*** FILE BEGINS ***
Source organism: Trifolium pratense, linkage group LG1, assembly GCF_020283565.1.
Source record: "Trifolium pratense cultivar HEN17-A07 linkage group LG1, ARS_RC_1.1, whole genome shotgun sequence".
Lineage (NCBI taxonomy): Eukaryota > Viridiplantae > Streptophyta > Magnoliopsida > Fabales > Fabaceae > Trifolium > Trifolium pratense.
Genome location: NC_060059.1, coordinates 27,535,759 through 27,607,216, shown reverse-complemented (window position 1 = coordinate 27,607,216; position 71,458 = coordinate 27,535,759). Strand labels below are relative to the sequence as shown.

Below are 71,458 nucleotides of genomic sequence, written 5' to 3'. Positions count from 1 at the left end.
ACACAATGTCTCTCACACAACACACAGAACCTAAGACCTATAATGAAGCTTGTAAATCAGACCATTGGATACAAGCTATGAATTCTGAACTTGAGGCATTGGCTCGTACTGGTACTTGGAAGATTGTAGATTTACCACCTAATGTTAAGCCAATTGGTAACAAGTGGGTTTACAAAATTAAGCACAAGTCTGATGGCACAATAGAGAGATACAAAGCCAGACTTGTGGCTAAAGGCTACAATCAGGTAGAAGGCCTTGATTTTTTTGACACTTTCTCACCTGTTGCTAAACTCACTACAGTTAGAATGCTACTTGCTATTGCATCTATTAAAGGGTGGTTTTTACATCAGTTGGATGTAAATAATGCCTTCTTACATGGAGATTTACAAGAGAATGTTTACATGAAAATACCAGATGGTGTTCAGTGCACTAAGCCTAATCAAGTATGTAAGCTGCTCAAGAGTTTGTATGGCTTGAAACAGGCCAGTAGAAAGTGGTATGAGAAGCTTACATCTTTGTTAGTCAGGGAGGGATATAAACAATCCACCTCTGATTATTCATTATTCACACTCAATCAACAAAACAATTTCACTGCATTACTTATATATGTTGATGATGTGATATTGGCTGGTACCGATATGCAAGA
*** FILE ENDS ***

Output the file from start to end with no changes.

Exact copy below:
Source organism: Trifolium pratense, linkage group LG1, assembly GCF_020283565.1.
Source record: "Trifolium pratense cultivar HEN17-A07 linkage group LG1, ARS_RC_1.1, whole genome shotgun sequence".
Lineage (NCBI taxonomy): Eukaryota > Viridiplantae > Streptophyta > Magnoliopsida > Fabales > Fabaceae > Trifolium > Trifolium pratense.
Genome location: NC_060059.1, coordinates 27,535,759 through 27,607,216, shown reverse-complemented (window position 1 = coordinate 27,607,216; position 71,458 = coordinate 27,535,759). Strand labels below are relative to the sequence as shown.

Below are 71,458 nucleotides of genomic sequence, written 5' to 3'. Positions count from 1 at the left end.
ACACAATGTCTCTCACACAACACACAGAACCTAAGACCTATAATGAAGCTTGTAAATCAGACCATTGGATACAAGCTATGAATTCTGAACTTGAGGCATTGGCTCGTACTGGTACTTGGAAGATTGTAGATTTACCACCTAATGTTAAGCCAATTGGTAACAAGTGGGTTTACAAAATTAAGCACAAGTCTGATGGCACAATAGAGAGATACAAAGCCAGACTTGTGGCTAAAGGCTACAATCAGGTAGAAGGCCTTGATTTTTTTGACACTTTCTCACCTGTTGCTAAACTCACTACAGTTAGAATGCTACTTGCTATTGCATCTATTAAAGGGTGGTTTTTACATCAGTTGGATGTAAATAATGCCTTCTTACATGGAGATTTACAAGAGAATGTTTACATGAAAATACCAGATGGTGTTCAGTGCACTAAGCCTAATCAAGTATGTAAGCTGCTCAAGAGTTTGTATGGCTTGAAACAGGCCAGTAGAAAGTGGTATGAGAAGCTTACATCTTTGTTAGTCAGGGAGGGATATAAACAATCCACCTCTGATTATTCATTATTCACACTCAATCAACAAAACAATTTCACTGCATTACTTATATATGTTGATGATGTGATATTGGCTGGTACCGATATGCAAGA